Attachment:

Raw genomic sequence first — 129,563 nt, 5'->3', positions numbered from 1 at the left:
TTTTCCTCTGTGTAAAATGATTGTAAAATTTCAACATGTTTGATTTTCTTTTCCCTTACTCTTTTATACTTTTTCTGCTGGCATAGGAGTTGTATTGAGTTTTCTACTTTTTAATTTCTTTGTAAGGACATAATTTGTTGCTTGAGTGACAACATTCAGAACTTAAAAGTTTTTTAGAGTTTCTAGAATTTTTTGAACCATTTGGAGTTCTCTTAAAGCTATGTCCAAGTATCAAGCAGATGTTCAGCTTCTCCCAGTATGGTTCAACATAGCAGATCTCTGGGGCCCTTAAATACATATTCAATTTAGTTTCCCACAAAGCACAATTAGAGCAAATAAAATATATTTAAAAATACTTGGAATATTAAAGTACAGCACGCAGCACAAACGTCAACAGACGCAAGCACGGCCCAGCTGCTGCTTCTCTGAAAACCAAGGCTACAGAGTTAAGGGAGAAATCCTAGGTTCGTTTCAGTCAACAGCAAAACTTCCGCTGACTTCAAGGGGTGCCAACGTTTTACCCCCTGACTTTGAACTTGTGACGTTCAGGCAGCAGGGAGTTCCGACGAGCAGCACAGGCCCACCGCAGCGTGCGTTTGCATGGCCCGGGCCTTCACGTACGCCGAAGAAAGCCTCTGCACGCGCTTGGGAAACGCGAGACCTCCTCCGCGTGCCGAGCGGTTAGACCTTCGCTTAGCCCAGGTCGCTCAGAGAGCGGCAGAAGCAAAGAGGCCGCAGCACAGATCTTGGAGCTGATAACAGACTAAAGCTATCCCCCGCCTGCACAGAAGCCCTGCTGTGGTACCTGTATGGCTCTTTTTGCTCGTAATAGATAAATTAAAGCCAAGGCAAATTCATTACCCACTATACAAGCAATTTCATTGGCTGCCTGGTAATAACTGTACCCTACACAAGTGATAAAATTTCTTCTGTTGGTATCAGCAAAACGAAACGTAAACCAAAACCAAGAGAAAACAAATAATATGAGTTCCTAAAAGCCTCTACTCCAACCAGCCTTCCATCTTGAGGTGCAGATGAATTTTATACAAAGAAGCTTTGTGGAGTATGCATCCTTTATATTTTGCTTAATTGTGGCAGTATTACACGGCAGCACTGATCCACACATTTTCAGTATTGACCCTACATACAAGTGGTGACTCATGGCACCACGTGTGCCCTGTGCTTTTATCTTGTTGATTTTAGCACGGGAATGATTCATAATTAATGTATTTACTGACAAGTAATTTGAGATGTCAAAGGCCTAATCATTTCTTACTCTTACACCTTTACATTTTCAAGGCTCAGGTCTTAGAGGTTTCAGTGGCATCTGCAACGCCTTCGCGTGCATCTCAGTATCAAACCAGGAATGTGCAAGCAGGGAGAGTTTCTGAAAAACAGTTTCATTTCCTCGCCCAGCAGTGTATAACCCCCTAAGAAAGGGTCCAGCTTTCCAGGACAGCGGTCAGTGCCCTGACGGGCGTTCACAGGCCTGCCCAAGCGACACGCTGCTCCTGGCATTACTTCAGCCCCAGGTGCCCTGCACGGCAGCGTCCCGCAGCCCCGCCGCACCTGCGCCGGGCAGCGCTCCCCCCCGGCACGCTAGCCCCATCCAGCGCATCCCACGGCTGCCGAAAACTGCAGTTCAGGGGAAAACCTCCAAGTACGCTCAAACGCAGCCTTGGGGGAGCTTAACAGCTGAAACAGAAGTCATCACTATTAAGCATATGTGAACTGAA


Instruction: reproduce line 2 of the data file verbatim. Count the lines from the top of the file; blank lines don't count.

TTTTCCTCTGTGTAAAATGATTGTAAAATTTCAACATGTTTGATTTTCTTTTCCCTTACTCTTTTATACTTTTTCTGCTGGCATAGGAGTTGTATTGAGTTTTCTACTTTTTAATTTCTTTGTAAGGACATAATTTGTTGCTTGAGTGACAACATTCAGAACTTAAAAGTTTTTTAGAGTTTCTAGAATTTTTTGAACCATTTGGAGTTCTCTTAAAGCTATGTCCAAGTATCAAGCAGATGTTCAGCTTCTCCCAGTATGGTTCAACATAGCAGATCTCTGGGGCCCTTAAATACATATTCAATTTAGTTTCCCACAAAGCACAATTAGAGCAAATAAAATATATTTAAAAATACTTGGAATATTAAAGTACAGCACGCAGCACAAACGTCAACAGACGCAAGCACGGCCCAGCTGCTGCTTCTCTGAAAACCAAGGCTACAGAGTTAAGGGAGAAATCCTAGGTTCGTTTCAGTCAACAGCAAAACTTCCGCTGACTTCAAGGGGTGCCAACGTTTTACCCCCTGACTTTGAACTTGTGACGTTCAGGCAGCAGGGAGTTCCGACGAGCAGCACAGGCCCACCGCAGCGTGCGTTTGCATGGCCCGGGCCTTCACGTACGCCGAAGAAAGCCTCTGCACGCGCTTGGGAAACGCGAGACCTCCTCCGCGTGCCGAGCGGTTAGACCTTCGCTTAGCCCAGGTCGCTCAGAGAGCGGCAGAAGCAAAGAGGCCGCAGCACAGATCTTGGAGCTGATAACAGACTAAAGCTATCCCCCGCCTGCACAGAAGCCCTGCTGTGGTACCTGTATGGCTCTTTTTGCTCGTAATAGATAAATTAAAGCCAAGGCAAATTCATTACCCACTATACAAGCAATTTCATTGGCTGCCTGGTAATAACTGTACCCTACACAAGTGATAAAATTTCTTCTGTTGGTATCAGCAAAACGAAACGTAAACCAAAACCAAGAGAAAACAAATAATATGAGTTCCTAAAAGCCTCTACTCCAACCAGCCTTCCATCTTGAGGTGCAGATGAATTTTATACAAAGAAGCTTTGTGGAGTATGCATCCTTTATATTTTGCTTAATTGTGGCAGTATTACACGGCAGCACTGATCCACACATTTTCAGTATTGACCCTACATACAAGTGGTGACTCATGGCACCACGTGTGCCCTGTGCTTTTATCTTGTTGATTTTAGCACGGGAATGATTCATAATTAATGTATTTACTGACAAGTAATTTGAGATGTCAAAGGCCTAATCATTTCTTACTCTTACACCTTTACATTTTCAAGGCTCAGGTCTTAGAGGTTTCAGTGGCATCTGCAACGCCTTCGCGTGCATCTCAGTATCAAACCAGGAATGTGCAAGCAGGGAGAGTTTCTGAAAAACAGTTTCATTTCCTCGCCCAGCAGTGTATAACCCCCTAAGAAAGGGTCCAGCTTTCCAGGACAGCGGTCAGTGCCCTGACGGGCGTTCACAGGCCTGCCCAAGCGACACGCTGCTCCTGGCATTACTTCAGCCCCAGGTGCCCTGCACGGCAGCGTCCCGCAGCCCCGCCGCACCTGCGCCGGGCAGCGCTCCCCCCCGGCACGCTAGCCCCATCCAGCGCATCCCACGGCTGCCGAAAACTGCAGTTCAGGGGAAAACCTCCAAGTACGCTCAAACGCAGCCTTGGGGGAGCTTAACAGCTGAAACAGAAGTCATCACTATTAAGCATATGTGAACTGAA